Folks, you may agree or disagree with the action Trump took. This Ticker isn't about that. It's about the willful, intentional and unconstitutional acts of the 9th Circuit that continue a long tradition in the US Court system of acting as if controlling law, including the Constitution, does not exist whenever it suits some particular group of people. Any government body that does such a thing by accident must be called out. If it was an accident then said body will immediately correct its mistake. Any government body that does such a thing through evidenced intent must be disbanded and removed from power. If it is not, when such a means exists (and it certainly does, as the Constitution gives the power to Congress to disband or reorganize any part of the court system; the only Constitutionally-required court is the Supreme Court) then all such co-conspiring components of the government have declared themselves illegitimate.The point about whether one agrees with Trump or not is THE bedrock point here. Justice isn't about what policies you like. Justice is about the proper and consistent application of the law. Period. If the law is simply a suggestion, then no law has to be observed. And mind you I think there are many laws that are in fact "suggestions" in practice. No, actually they are a form of state taxes as a lottery. Think speed limits on highways. Almost nobody does the posted speed limit. Modern technology makes it entirely possible to fine each and every person on a highway who is speeding. It isn't done because if everyone got a fine in the mail, there would be an uprising like we've never seen before. But this is beyond the point. Point here is that the 9th circuit as well as recent decisions by the Supreme Court, among others (1),(2),(3) shows a distinct hostility to the constitutional rights of citizens in the service of liberal ideology. In case one thinks me unqualified to speak on legal matters, see The Hill :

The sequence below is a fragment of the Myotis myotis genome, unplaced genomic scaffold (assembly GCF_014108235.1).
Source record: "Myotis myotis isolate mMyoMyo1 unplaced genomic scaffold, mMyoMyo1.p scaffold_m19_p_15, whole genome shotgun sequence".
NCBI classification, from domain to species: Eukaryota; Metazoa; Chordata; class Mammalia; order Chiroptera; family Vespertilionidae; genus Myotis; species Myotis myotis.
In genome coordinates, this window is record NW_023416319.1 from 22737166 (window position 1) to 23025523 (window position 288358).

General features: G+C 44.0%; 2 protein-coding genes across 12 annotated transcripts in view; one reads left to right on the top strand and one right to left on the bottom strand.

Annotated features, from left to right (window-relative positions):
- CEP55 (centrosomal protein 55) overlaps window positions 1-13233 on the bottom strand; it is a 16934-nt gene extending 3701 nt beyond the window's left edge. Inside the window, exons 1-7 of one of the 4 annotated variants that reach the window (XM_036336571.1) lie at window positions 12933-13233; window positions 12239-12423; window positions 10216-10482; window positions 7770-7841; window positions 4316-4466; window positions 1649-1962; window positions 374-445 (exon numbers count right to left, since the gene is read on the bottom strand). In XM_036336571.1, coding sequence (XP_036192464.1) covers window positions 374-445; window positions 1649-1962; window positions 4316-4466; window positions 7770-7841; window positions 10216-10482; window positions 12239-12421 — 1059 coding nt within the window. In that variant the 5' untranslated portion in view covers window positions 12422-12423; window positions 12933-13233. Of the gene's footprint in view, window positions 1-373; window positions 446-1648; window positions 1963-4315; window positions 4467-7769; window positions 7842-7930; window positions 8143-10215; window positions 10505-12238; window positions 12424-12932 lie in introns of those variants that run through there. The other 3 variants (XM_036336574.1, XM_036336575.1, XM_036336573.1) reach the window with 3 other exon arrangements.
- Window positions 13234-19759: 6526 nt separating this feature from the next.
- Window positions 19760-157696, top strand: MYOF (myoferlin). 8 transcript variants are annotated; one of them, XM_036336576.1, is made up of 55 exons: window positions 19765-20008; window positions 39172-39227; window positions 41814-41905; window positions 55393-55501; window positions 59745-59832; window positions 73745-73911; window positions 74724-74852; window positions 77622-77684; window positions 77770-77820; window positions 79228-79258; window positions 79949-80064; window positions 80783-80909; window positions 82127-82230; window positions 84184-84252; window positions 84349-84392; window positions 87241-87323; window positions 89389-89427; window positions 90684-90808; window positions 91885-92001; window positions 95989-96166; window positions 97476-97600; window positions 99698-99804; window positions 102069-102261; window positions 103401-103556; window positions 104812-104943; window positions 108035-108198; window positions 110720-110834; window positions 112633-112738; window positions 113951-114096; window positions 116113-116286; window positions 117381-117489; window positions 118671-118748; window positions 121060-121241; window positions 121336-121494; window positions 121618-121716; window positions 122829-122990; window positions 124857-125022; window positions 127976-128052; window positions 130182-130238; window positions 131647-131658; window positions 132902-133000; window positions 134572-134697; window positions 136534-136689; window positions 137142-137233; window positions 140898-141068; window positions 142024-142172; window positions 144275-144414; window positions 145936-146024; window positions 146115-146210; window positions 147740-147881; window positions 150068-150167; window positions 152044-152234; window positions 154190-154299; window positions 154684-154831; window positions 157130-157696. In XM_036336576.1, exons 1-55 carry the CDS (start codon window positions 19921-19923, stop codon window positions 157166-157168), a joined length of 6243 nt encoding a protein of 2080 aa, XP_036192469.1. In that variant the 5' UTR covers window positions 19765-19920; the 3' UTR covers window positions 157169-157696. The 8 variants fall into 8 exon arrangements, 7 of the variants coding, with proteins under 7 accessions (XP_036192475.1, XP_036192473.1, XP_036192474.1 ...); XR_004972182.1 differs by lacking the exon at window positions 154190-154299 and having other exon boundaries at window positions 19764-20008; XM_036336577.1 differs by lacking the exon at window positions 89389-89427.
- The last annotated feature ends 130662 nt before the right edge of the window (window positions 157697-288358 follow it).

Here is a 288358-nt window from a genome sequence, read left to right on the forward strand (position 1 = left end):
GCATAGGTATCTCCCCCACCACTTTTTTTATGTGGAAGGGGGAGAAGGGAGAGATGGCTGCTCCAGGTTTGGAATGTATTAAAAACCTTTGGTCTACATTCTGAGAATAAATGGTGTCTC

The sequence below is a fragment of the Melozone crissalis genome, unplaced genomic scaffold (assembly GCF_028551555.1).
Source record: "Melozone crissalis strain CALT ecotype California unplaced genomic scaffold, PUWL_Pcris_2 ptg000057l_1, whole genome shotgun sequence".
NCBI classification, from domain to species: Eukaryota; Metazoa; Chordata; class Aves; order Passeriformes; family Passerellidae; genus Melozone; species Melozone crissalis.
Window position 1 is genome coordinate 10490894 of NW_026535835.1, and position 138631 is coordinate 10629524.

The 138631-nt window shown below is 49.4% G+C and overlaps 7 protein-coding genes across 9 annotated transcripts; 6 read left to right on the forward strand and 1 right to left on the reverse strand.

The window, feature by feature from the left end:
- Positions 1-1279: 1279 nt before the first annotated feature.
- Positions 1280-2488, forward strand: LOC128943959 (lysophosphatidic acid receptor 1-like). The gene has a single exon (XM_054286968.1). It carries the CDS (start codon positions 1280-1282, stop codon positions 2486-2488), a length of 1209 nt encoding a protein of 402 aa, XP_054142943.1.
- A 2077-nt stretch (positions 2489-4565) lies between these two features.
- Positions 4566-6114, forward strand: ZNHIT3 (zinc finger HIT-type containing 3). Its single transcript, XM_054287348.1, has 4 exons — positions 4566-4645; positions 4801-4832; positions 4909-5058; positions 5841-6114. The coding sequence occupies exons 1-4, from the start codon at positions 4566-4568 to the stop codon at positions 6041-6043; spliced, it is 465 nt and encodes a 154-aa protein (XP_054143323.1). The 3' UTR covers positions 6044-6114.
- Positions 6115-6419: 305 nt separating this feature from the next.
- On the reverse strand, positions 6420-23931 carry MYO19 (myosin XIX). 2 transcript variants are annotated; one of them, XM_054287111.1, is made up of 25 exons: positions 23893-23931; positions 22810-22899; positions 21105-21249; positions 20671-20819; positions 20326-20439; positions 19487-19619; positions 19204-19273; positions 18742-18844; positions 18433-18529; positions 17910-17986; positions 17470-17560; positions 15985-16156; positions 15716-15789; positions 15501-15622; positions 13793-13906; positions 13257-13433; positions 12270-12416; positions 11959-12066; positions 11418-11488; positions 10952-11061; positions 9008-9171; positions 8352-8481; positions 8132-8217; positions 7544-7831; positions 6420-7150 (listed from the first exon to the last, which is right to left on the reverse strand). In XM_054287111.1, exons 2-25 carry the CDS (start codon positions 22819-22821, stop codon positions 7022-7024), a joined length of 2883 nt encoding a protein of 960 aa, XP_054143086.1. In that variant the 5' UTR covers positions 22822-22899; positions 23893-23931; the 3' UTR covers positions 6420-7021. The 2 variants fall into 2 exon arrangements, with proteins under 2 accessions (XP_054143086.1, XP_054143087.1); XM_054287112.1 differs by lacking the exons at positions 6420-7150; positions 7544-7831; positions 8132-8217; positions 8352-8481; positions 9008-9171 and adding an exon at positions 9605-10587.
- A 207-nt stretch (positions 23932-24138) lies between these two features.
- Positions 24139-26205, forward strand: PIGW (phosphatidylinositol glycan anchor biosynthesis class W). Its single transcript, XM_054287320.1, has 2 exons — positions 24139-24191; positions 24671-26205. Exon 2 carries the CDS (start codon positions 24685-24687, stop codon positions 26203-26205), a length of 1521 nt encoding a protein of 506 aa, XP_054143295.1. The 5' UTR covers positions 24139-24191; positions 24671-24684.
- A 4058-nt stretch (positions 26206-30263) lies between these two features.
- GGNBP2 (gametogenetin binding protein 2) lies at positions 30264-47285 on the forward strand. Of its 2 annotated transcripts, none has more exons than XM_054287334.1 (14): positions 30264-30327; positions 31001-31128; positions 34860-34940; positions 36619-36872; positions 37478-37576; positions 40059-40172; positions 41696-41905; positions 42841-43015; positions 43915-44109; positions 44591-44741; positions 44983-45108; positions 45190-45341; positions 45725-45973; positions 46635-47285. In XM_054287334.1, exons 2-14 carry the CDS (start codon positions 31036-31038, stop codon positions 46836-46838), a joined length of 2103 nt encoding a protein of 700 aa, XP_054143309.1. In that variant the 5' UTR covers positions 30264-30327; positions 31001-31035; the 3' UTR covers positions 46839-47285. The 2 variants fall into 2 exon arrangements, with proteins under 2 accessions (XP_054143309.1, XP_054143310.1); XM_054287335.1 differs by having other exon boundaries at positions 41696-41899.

Whether or not a particular judge or panel of judges likes the policy judgment made by the president, it is the president, not the judge, who was elected to make that decision. Indeed, the notion that a single federal trial court judge can take it upon himself to determine national security and immigration policy, in the face of explicit determinations made by the president with the full support of law actually adopted by Congress, is so far beyond the judicial role as to pose a serious threat, not just to our national security, but to the rule of law. That a panel of the 9th Circuit affirmed the order does not place it on more solid footing but rather merely expands the lawlessness to a higher court. One can only hope that the Supreme Court will put a stop to this usurpation, and quickly. Otherwise, we as a nation have a much bigger problem to confront than terrorists seeking entry to the United States.And speaking of the 9th Circuit. I understand that north of 75% of its decisions are reversed on appeal. 75%. If you had an employee that did their job incorrectly 75% of the time, would you still employ that person? If you had a contractor who did work on your property and 75% of his work had to be revisited by another contractor, would you hire that contractor again? I think that if a court is full of personnel that cannot do their basic job, those persons should be removed from their jobs. Now I'm all for respecting the decisions of the court. But that support is predicated upon the courts doing their jobs correctly 99% of the time. If the courts are not going to do their jobs properly, then as predicted by the founders, good men will not see the point of being law abiding. We know where that leads.